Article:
You Spin Me Right Round

It’s been a bad week for the Irish government and the results of today’s by-election in Donegal South West would seem to have added to their woes. Its main party, Fianna Fáil, has been Ireland’s leading political party for over seventy years and has now been in power for all but three of the previous twenty-three. More or less, they have received 40% of first preference votes at each the last four general elections, but their abysmal performance over the last few years has seen them plummet to third place in the opinion polls behind traditional bridesmaids Fine Gael and the resurgent Labour Party. Their voting share in these polls has more than halved to 17%. As if this wasn’t bad enough for them, a government party hasn’t won a by-election in Ireland since 1982 when Noel Treacy took Galway East. Each of the twenty by-elections since then has gone to an opposition candidate. These factors would suggest that the party had little chance of winning today’s by-election

Nevertheless, Fianna Fáil must have been more optimistic about doing better in this constituency than others as the party has consistently returned two of the three deputies elected at each general election. In addition, the party has received an average of 45% of the first preference vote at the last four elections in Donegal South West. However, recent opinion polls have put their candidate on 20%, with the Sinn Féin candidate emerging as the favourite. And so it proved today when the result of the first count put Pearse Doherty way out in front with 39% of first preference votes. His share had almost doubled since 2007 (21.2%), which had been a huge increase on the 7.6% he picked up in 2002. He was elected on the fourth count without reaching the quota. In contrast, Fianna Fáil’s candidate Brian O’Domhnaill halved the party’s share of the vote to 21%, which still put him in second place after the first count. Despite this loss, the party will do their best to put a positive spin on the result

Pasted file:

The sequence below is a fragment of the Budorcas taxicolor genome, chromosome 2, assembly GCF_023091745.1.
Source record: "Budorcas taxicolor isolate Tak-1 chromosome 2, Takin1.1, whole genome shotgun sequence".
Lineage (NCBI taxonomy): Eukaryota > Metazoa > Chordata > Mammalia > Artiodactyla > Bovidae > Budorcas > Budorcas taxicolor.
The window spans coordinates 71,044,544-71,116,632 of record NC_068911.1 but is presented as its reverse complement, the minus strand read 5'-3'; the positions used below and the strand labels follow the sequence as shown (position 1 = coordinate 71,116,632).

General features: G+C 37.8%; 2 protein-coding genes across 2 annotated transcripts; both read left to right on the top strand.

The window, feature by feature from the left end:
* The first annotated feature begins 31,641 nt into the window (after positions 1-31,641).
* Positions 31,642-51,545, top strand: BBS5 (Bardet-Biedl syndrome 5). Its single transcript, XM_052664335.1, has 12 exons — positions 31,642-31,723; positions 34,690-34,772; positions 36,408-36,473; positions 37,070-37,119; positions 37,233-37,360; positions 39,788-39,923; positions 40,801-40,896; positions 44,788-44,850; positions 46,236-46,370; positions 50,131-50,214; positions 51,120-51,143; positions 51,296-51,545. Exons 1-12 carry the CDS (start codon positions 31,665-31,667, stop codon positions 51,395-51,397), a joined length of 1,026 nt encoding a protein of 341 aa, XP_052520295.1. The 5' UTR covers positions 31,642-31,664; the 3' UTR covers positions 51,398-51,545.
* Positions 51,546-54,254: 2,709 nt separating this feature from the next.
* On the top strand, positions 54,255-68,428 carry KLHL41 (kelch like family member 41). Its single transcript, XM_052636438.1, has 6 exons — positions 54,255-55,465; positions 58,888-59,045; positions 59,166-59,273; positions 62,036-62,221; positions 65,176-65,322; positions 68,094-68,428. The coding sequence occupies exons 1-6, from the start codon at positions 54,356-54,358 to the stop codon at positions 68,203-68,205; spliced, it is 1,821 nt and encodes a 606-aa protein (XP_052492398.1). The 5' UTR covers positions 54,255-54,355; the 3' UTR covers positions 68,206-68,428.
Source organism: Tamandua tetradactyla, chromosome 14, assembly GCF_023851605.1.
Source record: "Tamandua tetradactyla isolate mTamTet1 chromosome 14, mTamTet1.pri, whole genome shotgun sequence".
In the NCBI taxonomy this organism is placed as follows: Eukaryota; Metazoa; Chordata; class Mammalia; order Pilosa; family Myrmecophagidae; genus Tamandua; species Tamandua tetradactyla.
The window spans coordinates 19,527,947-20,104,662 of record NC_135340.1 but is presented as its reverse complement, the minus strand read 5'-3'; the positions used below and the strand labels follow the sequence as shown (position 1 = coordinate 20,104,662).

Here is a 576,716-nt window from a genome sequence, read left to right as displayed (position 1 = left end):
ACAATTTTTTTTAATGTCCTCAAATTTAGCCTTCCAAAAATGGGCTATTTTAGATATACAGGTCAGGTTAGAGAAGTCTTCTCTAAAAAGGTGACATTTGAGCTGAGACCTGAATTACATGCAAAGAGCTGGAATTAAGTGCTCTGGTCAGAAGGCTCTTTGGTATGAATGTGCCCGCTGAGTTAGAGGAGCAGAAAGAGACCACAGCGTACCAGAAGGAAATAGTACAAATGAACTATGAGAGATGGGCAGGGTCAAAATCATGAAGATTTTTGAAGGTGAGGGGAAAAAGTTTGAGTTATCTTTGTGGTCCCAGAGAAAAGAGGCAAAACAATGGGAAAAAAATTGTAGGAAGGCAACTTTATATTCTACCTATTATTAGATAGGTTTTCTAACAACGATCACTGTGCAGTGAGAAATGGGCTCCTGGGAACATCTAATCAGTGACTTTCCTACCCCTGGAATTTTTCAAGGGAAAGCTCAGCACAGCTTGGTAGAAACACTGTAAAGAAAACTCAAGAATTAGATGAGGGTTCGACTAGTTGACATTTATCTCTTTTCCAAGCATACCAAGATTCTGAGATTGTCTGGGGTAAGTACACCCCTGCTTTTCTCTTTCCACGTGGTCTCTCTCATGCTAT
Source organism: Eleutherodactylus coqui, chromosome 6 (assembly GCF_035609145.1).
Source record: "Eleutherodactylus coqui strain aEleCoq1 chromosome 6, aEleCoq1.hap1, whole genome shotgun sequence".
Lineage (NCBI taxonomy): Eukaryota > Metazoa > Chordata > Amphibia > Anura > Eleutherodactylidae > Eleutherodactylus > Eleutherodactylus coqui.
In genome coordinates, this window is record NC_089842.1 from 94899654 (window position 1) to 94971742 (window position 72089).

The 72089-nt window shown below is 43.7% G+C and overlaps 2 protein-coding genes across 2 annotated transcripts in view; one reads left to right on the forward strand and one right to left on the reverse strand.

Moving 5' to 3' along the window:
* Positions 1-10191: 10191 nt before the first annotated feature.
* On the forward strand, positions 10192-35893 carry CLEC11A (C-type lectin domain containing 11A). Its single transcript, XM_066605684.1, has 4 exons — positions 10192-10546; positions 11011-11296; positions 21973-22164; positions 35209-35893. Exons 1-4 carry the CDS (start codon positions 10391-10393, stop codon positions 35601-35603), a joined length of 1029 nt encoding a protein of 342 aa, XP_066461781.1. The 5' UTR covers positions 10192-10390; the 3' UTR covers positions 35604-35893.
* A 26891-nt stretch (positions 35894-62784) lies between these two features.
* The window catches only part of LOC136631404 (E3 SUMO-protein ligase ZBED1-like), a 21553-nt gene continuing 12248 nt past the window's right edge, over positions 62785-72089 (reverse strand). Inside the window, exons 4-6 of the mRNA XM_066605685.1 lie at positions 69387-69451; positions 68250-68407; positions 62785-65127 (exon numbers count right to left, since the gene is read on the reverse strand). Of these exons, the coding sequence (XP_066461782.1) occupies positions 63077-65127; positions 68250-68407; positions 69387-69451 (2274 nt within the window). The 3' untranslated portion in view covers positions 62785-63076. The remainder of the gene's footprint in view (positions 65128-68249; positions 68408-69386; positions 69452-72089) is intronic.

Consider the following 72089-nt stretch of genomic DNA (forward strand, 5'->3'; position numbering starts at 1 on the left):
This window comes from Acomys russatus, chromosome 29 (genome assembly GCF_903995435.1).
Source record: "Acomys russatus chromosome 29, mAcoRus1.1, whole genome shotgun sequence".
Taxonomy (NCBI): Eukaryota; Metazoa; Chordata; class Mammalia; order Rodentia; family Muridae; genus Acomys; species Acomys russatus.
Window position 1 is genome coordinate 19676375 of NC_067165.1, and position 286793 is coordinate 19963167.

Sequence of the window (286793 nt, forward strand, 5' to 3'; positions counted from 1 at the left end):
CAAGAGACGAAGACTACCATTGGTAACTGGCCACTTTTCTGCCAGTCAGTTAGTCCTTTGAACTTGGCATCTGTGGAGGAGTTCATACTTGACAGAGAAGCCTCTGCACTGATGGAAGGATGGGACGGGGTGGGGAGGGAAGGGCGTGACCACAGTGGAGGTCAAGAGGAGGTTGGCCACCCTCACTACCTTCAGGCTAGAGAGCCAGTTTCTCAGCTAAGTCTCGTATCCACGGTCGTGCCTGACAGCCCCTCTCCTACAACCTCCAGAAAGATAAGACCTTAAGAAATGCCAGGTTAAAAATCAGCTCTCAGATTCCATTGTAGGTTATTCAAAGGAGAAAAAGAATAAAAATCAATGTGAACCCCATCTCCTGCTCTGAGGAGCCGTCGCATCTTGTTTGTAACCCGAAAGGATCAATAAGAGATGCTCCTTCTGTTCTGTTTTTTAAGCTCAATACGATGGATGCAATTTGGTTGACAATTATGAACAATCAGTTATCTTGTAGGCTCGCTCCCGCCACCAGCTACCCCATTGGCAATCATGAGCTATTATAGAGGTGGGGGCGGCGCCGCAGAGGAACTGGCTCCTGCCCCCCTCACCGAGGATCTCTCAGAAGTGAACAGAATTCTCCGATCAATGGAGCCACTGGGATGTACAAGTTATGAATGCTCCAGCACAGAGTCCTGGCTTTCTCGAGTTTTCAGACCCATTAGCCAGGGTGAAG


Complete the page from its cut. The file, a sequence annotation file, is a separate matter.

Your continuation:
Similarly, Fine Gael’s candidate, Barry O’Neill, only pulled in 19% of the vote, despite his party’s position at the top of the national polls. His tally represented a 5% drop in Fine Gael’s average over the last three elections, which must be seen as a poor result. Of course, his party will point out that O’Neill moved ahead of O’Domhnaill on the fourth and final count. Frank McBrearty of Labour received fewer votes than Thomas Pringle (Ind), but his party has pointed out that this is more than three times their showing last time out. So, each party can take some positives out of the negatives, but Sinn Féin emerge as the only real winners as, ultimately, their candidate proved to be far stronger than his opponents. In any case, his time as a TD will be short-lived as a general election will take place within the next few months. He won’t pick up as many votes then, but he must fancy his chances of getting elected when the so-called big guns show up in the New Year. He should certainly take one seat from Fianna Fáil and they may even struggle to win any if they fail to improve on their showing today. And that would certainly put the party in a spin

You Spin Me Right Round (Dead or Alive cover) – Thea Gilmore & Mike Cave

Electioneering (Radiohead cover) – Easy Star All-Stars